Tuesday, December 15, 2009

Census ad "blasphemous?"

That's the charge leveled by Rev. Miguel Rivera, chairman of the National Coalition of Latino Clergy and Christian Leaders, according to this December 14 USA Today story by Haya El Nasser.

Not only is the ad "blasphemous," Rivera claims, according to the linked article, it also violates the separation of church and state. I'm at a loss to see how the reference is blasphemous.

The claim that the ad somehow blurs the line between church and state might be more meaty except that El Nasser's article quotes a Commerce Department spokesman as saying that the government neither designed nor paid for the ad. The poster says it is the product of an outfit called civilrights.org; the website of this organization has a page with links to various translations of the poster.

Actually even if government money had been spent on the poster, while I might have strong reservations about the wisdom or necessity of the expenditure, I don't think I'd be all a-flutter on constitutional grounds. To me, citation to the Christmas story is a clever and seasonally appropriate to call attention to the upcoming Census -- the reference is likely to be understood by most people seeing it, even non-Christians. I don't see that the ad somehow endorses either Christianity generally or any sect thereof specifically, as a State Religion. Judging from some of his prior posts, I'd guess that Dave would disagree.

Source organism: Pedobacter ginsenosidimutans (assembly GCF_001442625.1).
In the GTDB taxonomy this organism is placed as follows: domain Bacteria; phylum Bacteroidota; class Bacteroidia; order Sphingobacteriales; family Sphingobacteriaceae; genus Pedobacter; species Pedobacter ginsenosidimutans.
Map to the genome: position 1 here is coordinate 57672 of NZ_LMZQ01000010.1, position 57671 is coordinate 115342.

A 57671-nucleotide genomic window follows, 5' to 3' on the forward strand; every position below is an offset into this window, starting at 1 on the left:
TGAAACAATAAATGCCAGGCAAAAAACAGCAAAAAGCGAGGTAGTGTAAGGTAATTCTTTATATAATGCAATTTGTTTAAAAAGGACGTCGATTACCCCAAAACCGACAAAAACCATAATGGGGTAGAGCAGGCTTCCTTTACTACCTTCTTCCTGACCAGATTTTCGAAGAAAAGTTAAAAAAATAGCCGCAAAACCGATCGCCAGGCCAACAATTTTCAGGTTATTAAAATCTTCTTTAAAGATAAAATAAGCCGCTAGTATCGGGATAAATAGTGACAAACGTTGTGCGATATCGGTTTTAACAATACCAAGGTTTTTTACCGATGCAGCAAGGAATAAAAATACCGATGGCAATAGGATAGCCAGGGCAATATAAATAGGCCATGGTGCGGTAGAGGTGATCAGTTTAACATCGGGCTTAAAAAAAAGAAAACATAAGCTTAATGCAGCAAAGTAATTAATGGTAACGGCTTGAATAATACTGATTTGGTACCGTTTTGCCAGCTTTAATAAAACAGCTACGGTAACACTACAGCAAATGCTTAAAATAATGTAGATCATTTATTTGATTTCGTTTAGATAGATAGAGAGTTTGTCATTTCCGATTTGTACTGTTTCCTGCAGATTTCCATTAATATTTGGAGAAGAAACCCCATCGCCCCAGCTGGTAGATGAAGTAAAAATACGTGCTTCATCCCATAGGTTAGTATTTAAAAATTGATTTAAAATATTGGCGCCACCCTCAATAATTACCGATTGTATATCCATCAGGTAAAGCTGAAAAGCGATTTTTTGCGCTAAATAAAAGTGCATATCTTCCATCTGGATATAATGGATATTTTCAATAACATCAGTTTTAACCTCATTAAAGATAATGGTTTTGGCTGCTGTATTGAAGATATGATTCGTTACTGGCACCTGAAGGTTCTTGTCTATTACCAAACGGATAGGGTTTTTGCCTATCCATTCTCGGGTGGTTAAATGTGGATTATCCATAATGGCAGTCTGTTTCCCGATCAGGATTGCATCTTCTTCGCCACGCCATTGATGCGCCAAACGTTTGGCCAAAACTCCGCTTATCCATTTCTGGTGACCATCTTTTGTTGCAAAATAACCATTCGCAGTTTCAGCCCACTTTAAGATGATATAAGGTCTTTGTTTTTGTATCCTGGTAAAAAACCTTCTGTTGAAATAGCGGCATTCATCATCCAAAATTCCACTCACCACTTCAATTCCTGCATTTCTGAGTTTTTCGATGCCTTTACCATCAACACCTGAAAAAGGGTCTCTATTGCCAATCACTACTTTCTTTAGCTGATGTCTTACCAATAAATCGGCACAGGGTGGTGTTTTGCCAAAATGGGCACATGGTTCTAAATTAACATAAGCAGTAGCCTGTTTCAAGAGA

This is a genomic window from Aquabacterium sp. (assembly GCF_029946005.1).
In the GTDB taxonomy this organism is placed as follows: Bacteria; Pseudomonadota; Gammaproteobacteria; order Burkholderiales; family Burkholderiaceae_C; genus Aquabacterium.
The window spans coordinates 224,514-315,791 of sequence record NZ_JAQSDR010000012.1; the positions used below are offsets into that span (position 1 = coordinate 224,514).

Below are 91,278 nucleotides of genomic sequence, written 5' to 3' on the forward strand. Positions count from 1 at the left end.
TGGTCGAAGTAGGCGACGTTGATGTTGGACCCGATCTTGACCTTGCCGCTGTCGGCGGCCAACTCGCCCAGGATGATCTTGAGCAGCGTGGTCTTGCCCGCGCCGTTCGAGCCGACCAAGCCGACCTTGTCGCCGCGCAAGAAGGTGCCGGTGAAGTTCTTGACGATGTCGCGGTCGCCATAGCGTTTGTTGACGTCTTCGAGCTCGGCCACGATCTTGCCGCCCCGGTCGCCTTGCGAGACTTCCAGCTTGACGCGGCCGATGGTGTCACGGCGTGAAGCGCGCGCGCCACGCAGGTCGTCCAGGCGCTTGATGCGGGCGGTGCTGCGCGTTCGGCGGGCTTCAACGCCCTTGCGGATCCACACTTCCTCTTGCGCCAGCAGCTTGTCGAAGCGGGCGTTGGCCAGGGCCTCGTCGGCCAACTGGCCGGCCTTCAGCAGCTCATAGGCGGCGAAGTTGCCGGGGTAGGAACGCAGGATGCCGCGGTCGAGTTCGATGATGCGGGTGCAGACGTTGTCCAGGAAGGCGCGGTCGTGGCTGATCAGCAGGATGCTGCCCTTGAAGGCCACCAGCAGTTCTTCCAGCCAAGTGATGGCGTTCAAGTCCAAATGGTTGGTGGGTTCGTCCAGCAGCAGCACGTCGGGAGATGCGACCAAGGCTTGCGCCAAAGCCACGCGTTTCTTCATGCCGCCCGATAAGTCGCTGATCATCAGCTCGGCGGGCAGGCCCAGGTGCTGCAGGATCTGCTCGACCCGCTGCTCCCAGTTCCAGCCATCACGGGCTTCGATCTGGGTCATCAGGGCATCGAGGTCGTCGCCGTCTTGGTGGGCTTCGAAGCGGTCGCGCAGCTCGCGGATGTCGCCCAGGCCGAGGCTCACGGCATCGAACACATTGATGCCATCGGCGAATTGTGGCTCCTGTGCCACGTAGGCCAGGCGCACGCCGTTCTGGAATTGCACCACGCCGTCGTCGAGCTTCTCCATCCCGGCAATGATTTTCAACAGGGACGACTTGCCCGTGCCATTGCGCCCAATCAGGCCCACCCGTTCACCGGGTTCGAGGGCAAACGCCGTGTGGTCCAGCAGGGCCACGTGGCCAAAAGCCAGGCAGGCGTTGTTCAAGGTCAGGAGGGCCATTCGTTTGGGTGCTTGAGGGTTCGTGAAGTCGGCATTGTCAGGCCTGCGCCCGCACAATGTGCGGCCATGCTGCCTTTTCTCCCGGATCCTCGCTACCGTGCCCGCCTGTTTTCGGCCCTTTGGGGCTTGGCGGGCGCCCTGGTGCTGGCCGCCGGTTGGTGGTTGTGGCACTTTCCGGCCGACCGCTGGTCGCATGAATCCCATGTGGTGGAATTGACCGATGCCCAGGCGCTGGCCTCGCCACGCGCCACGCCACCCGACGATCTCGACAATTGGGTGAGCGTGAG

(That, BTW, is a cheap ploy to get at least one comment. I wonder if it'll work.....)


Dave said...

Cheap shot, maybe; but, you made me laugh out loud.

I assume if it gets up to the Supremes, Scalia would see the ad as an homage to all endigenous people in occupied territories.

Sorry to most of the rest of you: the inside joke refers to the Justice's comment in an oral argument that a cross was a tribute to soldiers of all faiths.

An aside, Blogger doesn't know how to spell indigenous.

Dave said...

Anybody notice that I spelled the word two ways?